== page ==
Chicago learns from other cities' experiences to develop CityKey
The all-in-one municipal ID card, designed for all Chicagoans, will be available this spring.
Membership cards, credit cards, transit cards, security badges and various identification for other products and services make our wallets increasingly fatter. But Chicago is joining a number of cities in introducing an all-in-one municipal ID card — dubbed CityKey — that will allow residents to leave many of their existing cards at home.
New Haven, CT sparked the municipal ID trend more than a decade ago when it took the controversial step of offering undocumented immigrants an identification card that would allow them to take advantage of certain city services such as using the library, opening a utility account or opening a bank account. The concept has evolved substantially since that time, but cities often fight the misconception that the cards are only for undocumented immigrants; they’re actually for everyone, especially populations that have difficulty obtaining ID cards.
"We’re trying not to make this a 'stigma card,'" said Kate LeFurgy, chief external relations officer at the Chicago Office of the City Clerk. "We’re trying to create a card that's inclusive, that's for all Chicagoans ... as well as giving people who have difficulty getting access to a government-issued ID the dignity that comes along with being a cardholder."
Research for CityKey was born from the idea that the program could help those who have trouble obtaining government-issued IDs, including immigrants, but city employees soon learned that the difficulty was more widespread than they first thought. "It's not just immigrants who have trouble ... It’s the formerly incarcerated, homeless, young people, senior citizens, it’s domestic violence survivors," LeFurgy said. "A lot of these different populations have a really hard time, for one reason or another."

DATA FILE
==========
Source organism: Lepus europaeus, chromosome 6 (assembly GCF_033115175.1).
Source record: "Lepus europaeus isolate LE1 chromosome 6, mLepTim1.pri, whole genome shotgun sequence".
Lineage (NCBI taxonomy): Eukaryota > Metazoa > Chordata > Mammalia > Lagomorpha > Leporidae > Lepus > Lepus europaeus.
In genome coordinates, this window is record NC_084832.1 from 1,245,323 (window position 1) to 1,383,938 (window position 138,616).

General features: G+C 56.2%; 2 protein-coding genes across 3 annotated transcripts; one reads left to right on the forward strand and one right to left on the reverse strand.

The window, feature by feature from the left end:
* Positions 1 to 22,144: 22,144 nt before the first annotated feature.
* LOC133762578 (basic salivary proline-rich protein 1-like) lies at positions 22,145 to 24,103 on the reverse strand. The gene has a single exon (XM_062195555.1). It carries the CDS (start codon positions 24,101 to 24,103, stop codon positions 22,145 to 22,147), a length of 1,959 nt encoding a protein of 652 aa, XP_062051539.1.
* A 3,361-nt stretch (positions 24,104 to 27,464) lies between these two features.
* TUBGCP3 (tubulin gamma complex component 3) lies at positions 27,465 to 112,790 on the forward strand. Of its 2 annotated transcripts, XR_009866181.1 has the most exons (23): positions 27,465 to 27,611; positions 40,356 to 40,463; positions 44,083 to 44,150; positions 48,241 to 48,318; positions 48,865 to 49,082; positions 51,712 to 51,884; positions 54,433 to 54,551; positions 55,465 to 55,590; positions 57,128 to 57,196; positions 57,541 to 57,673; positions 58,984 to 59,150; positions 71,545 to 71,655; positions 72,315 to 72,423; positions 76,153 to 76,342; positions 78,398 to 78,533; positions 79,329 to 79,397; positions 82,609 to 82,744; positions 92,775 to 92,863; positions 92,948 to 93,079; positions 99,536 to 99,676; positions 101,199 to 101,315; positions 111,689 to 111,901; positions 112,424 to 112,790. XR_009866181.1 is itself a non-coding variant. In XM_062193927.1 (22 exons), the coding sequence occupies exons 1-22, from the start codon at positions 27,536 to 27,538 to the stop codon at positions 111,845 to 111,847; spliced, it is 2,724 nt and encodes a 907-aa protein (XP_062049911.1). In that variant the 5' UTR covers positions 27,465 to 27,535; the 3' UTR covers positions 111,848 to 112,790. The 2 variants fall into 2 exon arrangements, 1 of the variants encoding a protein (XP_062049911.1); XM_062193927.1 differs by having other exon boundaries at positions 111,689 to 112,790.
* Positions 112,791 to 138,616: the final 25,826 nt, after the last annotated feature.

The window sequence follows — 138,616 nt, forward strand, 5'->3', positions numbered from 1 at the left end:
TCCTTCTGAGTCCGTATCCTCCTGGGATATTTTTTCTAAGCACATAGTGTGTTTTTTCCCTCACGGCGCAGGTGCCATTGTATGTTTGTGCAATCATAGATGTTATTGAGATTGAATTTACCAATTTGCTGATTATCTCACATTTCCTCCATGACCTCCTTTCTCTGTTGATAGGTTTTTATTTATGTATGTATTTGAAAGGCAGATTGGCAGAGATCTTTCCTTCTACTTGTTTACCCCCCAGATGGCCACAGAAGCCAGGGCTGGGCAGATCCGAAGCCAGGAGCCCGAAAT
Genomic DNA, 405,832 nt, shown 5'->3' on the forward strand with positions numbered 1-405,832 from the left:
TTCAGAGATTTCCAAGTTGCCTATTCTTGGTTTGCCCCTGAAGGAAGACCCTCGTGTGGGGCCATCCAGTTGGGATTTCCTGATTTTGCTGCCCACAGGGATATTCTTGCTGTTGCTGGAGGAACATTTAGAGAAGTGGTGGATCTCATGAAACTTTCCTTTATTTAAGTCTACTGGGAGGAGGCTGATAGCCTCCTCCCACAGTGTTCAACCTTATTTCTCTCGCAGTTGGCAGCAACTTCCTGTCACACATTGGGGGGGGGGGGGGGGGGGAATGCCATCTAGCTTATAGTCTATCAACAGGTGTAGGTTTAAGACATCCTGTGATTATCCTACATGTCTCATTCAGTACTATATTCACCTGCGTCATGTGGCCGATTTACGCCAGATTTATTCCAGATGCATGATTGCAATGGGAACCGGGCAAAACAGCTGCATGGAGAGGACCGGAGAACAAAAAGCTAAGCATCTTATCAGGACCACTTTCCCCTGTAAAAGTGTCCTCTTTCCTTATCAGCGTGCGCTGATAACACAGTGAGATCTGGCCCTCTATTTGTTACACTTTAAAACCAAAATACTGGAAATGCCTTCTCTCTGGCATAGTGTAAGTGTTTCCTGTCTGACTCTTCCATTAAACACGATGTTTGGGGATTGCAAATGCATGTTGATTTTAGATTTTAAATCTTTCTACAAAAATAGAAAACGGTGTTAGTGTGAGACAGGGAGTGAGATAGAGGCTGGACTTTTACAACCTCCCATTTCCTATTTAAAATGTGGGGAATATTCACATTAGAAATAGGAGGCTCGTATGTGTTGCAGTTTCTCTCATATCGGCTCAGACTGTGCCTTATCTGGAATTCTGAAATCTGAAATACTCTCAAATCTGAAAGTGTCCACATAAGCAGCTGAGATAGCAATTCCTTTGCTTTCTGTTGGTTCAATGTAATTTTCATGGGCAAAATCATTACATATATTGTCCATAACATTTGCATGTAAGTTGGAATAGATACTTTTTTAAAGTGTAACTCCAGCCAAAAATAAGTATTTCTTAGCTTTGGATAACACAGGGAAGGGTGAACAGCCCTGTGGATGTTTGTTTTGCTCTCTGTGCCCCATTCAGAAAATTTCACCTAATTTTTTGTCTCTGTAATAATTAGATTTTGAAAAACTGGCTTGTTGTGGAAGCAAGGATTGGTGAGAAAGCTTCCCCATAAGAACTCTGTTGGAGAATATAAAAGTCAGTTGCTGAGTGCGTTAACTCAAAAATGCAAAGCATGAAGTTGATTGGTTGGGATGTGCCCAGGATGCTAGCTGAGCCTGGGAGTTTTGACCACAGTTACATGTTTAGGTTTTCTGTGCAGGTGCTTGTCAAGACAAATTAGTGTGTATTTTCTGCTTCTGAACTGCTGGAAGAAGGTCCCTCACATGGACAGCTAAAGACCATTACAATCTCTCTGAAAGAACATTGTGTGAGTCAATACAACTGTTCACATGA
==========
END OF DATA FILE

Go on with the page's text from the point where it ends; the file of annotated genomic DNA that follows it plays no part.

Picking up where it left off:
So came the idea of a card that offers every citizen the same benefits and access to what the city offers. Just as with other cities’ municipal IDs, CityKey serves as proof of identity and residency, plus it allows holders to use city services such as the library. But it goes beyond other programs by connecting to the city’s transit system, the Chicago Transit Authority (CTA); CityKey will be the first municipal ID that cardholders can use for riding public transportation.
"We're trying not to make this a 'stigma card' ... We're trying to create a card that's inclusive, that's for all Chicagoans."
Chief External Relations Officer, Chicago Office of the City Clerk
In 2016, $1 million was set aside to implement the CityKey program. The cards will cost $5 for residents under age 18 and $10 for adults ages 18-64. The cards will be free for residents who are 65 and older, plus other certain segments of the population. "We do not want price to be a barrier for program participation," LeFurgy said. "Fee waivers will be available to low-income residents, individuals experiencing homelessness, domestic violence survivors, members of the re-entry community, veterans and [youth employment program] participants."
Program developers recognized that not everyone who wants a CityKey card can visit city hall during normal business hours to sign up. To boost program availability and inclusivity, city employees will travel throughout the city to sign up residents on the spot and make cards with mobile printers. Immediate card distribution — both at city hall and mobile locations — increases program security compared with cities that mail the cards to residents.